Honestly, I’m nearly sick to death of hearing it.
From politicians to news anchors; from preachers to movie stars, it has become the in-thing to say when confronted by people whose lives have been shattered.
Not that having someone think prayerfully about me when I’m hurting isn’t significant. On the contrary, in the soul’s darker nights nothing is more important.
But too often this is just something to say to end the uncomfortable engagement with someone pouring out the depths of pain, loss, sadness or depression—and we simply don’t know what else to say.
I’ve decided for me that duplicity has come to an end. When I promise thoughts and prayers from this moment on, I plan on both thinking and praying.
Because when these words come from a person who fully intends to think meaningfully and pray passionately for you about those difficult circumstances, there is a shared suffering and partnered pain that makes it a bit easier to get through the stuff of life that so often hits the fan.
Sitting recently with several people I care deeply about who are struggling to find hope in lives gone off the tracks, I have been gripped by this truth:
…they do not need patronizing promises or pat answers.
They need someone willing to walk into the mess, sit among the ashes and listen long enough to know what to say to the God who is their only hope.
But there is more to this for me personally.
Prayers like this–real thoughts and prayers from real people who really care and understand–have been the difference between life and death for me.
These words meant the world when I was struggling to grasp whether Papa God was hearing my prayers at all.
I’m talking about times when I’ve asked until I’m blue in the face, sought like a neurotic treasure hunter and knocked until my emotional knuckles were raw yet have not even a grunt of divine reply. (Matthew 7:7)
Those were moments when like Yentl, I could only sing…
Papa, can you hear me?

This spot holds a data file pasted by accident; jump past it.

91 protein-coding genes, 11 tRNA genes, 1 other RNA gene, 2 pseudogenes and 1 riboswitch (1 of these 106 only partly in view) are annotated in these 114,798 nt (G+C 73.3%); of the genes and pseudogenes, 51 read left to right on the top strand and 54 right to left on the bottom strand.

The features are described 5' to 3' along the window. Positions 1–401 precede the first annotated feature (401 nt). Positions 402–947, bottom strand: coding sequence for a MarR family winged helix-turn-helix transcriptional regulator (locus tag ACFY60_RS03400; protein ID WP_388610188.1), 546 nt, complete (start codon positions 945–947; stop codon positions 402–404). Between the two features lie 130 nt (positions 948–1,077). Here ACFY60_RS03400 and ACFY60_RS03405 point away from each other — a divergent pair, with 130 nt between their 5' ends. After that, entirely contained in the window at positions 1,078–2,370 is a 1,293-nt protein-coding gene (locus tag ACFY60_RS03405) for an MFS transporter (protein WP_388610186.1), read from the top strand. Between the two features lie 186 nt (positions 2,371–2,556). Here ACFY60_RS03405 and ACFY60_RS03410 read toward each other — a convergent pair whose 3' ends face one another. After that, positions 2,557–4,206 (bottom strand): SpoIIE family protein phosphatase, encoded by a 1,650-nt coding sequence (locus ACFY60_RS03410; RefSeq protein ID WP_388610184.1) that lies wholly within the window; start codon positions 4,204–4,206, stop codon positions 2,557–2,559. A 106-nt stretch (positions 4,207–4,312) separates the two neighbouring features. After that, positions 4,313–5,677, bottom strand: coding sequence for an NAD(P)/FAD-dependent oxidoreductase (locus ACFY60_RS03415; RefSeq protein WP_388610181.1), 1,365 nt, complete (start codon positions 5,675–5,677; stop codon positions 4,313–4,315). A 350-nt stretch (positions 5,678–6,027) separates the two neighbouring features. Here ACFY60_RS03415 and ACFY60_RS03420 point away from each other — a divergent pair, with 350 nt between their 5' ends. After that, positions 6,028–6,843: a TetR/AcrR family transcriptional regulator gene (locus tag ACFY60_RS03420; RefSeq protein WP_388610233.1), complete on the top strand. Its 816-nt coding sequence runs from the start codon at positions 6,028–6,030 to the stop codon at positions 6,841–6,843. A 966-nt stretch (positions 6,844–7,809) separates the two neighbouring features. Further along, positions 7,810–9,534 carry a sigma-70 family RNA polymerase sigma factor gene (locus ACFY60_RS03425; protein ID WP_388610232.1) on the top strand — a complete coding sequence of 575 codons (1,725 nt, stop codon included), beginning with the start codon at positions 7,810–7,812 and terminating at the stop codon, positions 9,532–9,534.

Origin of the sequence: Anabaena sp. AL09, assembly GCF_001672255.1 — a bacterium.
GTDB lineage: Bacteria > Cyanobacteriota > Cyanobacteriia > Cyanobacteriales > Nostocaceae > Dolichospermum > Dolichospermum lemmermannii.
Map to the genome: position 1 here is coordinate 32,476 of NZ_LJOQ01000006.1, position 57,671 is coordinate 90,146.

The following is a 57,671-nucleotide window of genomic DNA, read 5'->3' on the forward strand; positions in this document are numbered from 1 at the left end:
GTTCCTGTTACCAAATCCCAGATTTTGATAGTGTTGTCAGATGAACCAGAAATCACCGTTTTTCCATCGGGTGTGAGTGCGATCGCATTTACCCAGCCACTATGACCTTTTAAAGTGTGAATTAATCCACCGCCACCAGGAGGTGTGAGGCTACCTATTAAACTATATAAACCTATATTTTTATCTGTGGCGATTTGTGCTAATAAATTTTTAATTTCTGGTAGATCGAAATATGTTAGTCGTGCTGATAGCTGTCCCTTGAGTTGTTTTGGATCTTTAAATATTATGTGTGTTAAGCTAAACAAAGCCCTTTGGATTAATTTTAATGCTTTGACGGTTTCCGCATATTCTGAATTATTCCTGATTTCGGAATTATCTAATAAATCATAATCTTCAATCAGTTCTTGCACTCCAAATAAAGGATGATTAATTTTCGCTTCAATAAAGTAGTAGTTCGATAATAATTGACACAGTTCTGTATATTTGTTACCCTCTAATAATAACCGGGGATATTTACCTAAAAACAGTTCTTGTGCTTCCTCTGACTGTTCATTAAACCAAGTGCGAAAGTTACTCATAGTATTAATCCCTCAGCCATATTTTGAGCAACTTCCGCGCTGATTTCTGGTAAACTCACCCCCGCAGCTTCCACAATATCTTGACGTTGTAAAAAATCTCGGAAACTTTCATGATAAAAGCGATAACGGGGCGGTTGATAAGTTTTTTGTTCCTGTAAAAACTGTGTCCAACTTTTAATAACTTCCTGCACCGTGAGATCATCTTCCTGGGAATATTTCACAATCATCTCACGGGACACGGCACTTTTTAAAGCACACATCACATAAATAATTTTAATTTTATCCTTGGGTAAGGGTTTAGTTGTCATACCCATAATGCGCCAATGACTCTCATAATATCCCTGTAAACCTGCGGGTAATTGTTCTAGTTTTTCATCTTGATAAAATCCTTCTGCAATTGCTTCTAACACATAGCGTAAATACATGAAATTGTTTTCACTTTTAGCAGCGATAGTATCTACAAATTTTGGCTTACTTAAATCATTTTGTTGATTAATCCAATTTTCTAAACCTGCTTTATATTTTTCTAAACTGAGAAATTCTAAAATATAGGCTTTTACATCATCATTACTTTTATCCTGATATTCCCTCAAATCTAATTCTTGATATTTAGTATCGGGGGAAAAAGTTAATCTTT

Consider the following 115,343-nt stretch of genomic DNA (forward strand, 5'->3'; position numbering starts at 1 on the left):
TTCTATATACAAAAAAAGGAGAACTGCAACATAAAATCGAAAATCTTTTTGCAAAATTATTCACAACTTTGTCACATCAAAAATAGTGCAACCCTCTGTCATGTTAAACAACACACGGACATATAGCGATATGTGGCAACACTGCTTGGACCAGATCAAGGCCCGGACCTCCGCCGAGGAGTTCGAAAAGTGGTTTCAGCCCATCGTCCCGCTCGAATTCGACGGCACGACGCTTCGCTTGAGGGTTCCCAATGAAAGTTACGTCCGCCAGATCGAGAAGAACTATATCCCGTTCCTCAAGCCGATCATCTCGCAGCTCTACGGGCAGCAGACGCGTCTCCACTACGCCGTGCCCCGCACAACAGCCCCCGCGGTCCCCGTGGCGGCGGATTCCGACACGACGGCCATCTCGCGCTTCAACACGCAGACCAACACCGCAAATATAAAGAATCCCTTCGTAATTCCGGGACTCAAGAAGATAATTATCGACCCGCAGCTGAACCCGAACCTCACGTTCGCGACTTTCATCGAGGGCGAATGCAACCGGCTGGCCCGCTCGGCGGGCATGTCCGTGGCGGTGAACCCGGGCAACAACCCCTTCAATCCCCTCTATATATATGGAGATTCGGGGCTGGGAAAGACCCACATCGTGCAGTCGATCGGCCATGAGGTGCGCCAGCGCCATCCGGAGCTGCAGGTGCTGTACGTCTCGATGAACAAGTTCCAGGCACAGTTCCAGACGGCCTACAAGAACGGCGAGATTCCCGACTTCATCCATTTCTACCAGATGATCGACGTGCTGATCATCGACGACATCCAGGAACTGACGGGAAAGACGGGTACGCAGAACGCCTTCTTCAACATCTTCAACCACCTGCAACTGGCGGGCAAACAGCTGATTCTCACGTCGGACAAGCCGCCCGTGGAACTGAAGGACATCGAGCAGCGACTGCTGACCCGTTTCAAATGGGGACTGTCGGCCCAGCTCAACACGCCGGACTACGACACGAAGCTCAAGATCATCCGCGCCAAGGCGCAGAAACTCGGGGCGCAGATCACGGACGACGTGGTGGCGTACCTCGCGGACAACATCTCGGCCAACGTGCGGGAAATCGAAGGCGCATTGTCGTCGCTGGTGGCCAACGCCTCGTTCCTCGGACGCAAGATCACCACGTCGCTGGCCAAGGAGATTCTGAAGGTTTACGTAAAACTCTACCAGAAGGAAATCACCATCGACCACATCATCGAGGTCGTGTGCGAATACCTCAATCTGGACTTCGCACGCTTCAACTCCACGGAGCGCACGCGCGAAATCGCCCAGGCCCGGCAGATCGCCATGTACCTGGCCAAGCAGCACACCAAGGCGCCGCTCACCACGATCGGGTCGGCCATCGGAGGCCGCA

Papa, can you see me?
Papa, can you find me in the night?
Papa, are you near me?
Papa, can you hear me?
Papa, can you help me, not be frightened?*
It was profoundly healing and sustaining to know that someone else was picking up my banner and waving it in God’s face. Ganging up on God with me!
You see, nothing silences the words of God like the white noise of rejection, failure or loss.
The gnawing suspicions voiced as “Why?” and “What if?” scream like the wind, shake like the earthquake and sear like the fire outside Elijah’s cave of despair. They efficiently drown out the breathy whispers of a God who is closer than your skin but seems quieter than the grave. (1 Kings 19:12)
To have a real person enter your agony, share your sorrow and pick up your pieces with an honestly empathetic heart, then carry the whole Humpty Dumpty mess before Papa in your behalf is an oasis that makes surviving the spiritual desert possible.
No judgment of how the thing got fragmented in the first place, simply an honest willingness to take you as you are before God as He is and ask for Him to do what He has always done–help.
That quality of thoughtful prayer not only sustains your heart but moves your Father’s.
Like the friends who grabbed four bedposts, raised a roof and dropped a suffering buddy at the feet of Jesus, those who truly think of and pray for you in your pain make the difference between lameness and leaping. (Mark 2:1-5)
“When Jesus saw their faith…” Not the poor guy who was down for the count, paralyzed by both legs that wouldn’t walk and a heart that couldn’t hope. But the faith of the four friends whose thoughts and prayers were truly “with him”.
- Grace says it is OK to feel that Papa isn’t hearing when the broken heart just can’t punctuate its prayers with the “let it be so” confidence of “Amen”.
- Love says it is OK to grab the bedding, remove the obstacles and drag that weary seeker before Jesus with the “it has to be so” compassion of “In Jesus Name”.
So now when I share a friend’s struggle, my mind will engage their reality (thoughts) and my heart will pour out their desires (prayers) to the God who always says “Yes” when we ask…
Papa can you hear me?
*Lyrics by Michel Legrand; Marilyn and Alan Bergman.